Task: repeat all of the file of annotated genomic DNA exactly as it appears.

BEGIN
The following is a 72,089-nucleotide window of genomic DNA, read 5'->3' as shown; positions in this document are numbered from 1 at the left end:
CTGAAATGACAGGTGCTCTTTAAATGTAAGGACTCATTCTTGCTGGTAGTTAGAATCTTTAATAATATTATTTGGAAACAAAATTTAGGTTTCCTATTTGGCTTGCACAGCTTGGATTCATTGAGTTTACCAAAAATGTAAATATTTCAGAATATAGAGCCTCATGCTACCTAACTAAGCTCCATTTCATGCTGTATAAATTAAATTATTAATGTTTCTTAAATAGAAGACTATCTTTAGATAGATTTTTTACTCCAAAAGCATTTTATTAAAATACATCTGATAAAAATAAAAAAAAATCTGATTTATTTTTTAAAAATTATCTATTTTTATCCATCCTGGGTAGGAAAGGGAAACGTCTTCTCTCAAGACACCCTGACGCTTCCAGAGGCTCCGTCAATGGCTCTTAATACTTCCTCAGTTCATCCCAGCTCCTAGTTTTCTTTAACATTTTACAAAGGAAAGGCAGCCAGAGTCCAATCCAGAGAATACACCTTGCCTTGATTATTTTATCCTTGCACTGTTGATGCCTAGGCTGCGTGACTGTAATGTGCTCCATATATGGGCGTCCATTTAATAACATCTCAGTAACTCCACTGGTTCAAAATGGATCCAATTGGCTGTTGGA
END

The following is a 72,089-nucleotide window of genomic DNA, read 5'->3' as shown; positions in this document are numbered from 1 at the left end:
CTGAAATGACAGGTGCTCTTTAAATGTAAGGACTCATTCTTGCTGGTAGTTAGAATCTTTAATAATATTATTTGGAAACAAAATTTAGGTTTCCTATTTGGCTTGCACAGCTTGGATTCATTGAGTTTACCAAAAATGTAAATATTTCAGAATATAGAGCCTCATGCTACCTAACTAAGCTCCATTTCATGCTGTATAAATTAAATTATTAATGTTTCTTAAATAGAAGACTATCTTTAGATAGATTTTTTACTCCAAAAGCATTTTATTAAAATACATCTGATAAAAATAAAAAAAAATCTGATTTATTTTTTAAAAATTATCTATTTTTATCCATCCTGGGTAGGAAAGGGAAACGTCTTCTCTCAAGACACCCTGACGCTTCCAGAGGCTCCGTCAATGGCTCTTAATACTTCCTCAGTTCATCCCAGCTCCTAGTTTTCTTTAACATTTTACAAAGGAAAGGCAGCCAGAGTCCAATCCAGAGAATACACCTTGCCTTGATTATTTTATCCTTGCACTGTTGATGCCTAGGCTGCGTGACTGTAATGTGCTCCATATATGGGCGTCCATTTAATAACATCTCAGTAACTCCACTGGTTCAAAATGGATCCAATTGGCTGTTGGA